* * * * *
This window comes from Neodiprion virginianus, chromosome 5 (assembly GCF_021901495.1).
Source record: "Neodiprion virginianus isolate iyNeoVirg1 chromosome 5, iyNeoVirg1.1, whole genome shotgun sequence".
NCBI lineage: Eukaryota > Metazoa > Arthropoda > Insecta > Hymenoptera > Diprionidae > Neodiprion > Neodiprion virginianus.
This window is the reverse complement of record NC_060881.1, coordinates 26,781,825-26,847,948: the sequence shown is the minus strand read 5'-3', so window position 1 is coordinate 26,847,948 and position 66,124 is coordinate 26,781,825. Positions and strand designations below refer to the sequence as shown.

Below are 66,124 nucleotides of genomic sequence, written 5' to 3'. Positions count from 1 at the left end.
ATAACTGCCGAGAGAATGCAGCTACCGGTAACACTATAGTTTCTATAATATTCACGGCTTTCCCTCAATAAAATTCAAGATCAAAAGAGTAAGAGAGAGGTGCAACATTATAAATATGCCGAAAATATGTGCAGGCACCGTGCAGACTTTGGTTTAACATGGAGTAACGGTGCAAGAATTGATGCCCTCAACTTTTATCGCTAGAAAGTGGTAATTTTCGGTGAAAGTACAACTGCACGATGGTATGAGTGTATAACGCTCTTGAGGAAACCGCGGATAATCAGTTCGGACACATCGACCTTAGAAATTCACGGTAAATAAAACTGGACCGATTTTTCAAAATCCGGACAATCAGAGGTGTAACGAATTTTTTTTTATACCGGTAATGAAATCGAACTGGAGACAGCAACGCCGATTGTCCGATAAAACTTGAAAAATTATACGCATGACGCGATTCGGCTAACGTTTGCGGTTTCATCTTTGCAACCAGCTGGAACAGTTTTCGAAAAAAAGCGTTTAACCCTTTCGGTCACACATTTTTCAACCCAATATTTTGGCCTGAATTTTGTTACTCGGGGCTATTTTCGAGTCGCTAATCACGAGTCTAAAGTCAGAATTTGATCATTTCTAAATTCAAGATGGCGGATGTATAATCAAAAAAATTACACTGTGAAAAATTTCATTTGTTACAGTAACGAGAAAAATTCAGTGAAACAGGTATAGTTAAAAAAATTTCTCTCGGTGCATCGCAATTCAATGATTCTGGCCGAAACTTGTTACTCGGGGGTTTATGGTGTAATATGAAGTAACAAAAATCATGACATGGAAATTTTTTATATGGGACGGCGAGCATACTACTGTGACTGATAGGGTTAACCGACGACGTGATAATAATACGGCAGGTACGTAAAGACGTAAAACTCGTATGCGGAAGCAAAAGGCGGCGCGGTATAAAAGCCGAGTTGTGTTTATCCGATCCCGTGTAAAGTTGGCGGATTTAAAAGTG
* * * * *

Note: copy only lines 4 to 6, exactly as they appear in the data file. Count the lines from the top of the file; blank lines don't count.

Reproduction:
This window is the reverse complement of record NC_060881.1, coordinates 26,781,825-26,847,948: the sequence shown is the minus strand read 5'-3', so window position 1 is coordinate 26,847,948 and position 66,124 is coordinate 26,781,825. Positions and strand designations below refer to the sequence as shown.

Below are 66,124 nucleotides of genomic sequence, written 5' to 3'. Positions count from 1 at the left end.
ATAACTGCCGAGAGAATGCAGCTACCGGTAACACTATAGTTTCTATAATATTCACGGCTTTCCCTCAATAAAATTCAAGATCAAAAGAGTAAGAGAGAGGTGCAACATTATAAATATGCCGAAAATATGTGCAGGCACCGTGCAGACTTTGGTTTAACATGGAGTAACGGTGCAAGAATTGATGCCCTCAACTTTTATCGCTAGAAAGTGGTAATTTTCGGTGAAAGTACAACTGCACGATGGTATGAGTGTATAACGCTCTTGAGGAAACCGCGGATAATCAGTTCGGACACATCGACCTTAGAAATTCACGGTAAATAAAACTGGACCGATTTTTCAAAATCCGGACAATCAGAGGTGTAACGAATTTTTTTTTATACCGGTAATGAAATCGAACTGGAGACAGCAACGCCGATTGTCCGATAAAACTTGAAAAATTATACGCATGACGCGATTCGGCTAACGTTTGCGGTTTCATCTTTGCAACCAGCTGGAACAGTTTTCGAAAAAAAGCGTTTAACCCTTTCGGTCACACATTTTTCAACCCAATATTTTGGCCTGAATTTTGTTACTCGGGGCTATTTTCGAGTCGCTAATCACGAGTCTAAAGTCAGAATTTGATCATTTCTAAATTCAAGATGGCGGATGTATAATCAAAAAAATTACACTGTGAAAAATTTCATTTGTTACAGTAACGAGAAAAATTCAGTGAAACAGGTATAGTTAAAAAAATTTCTCTCGGTGCATCGCAATTCAATGATTCTGGCCGAAACTTGTTACTCGGGGGTTTATGGTGTAATATGAAGTAACAAAAATCATGACATGGAAATTTTTTATATGGGACGGCGAGCATACTACTGTGACTGATAGGGTTAACCGACGACGTGATAATAATACGGCAGGTACGTAAAGACGTAAAACTCGTATGCGGAAGCAAAAGGCGGCGCGGTATAAAAGCCGAGTTGTGTTTATCCGATCCCGTGTAAAGTTGGCGGATTTAAAAGTG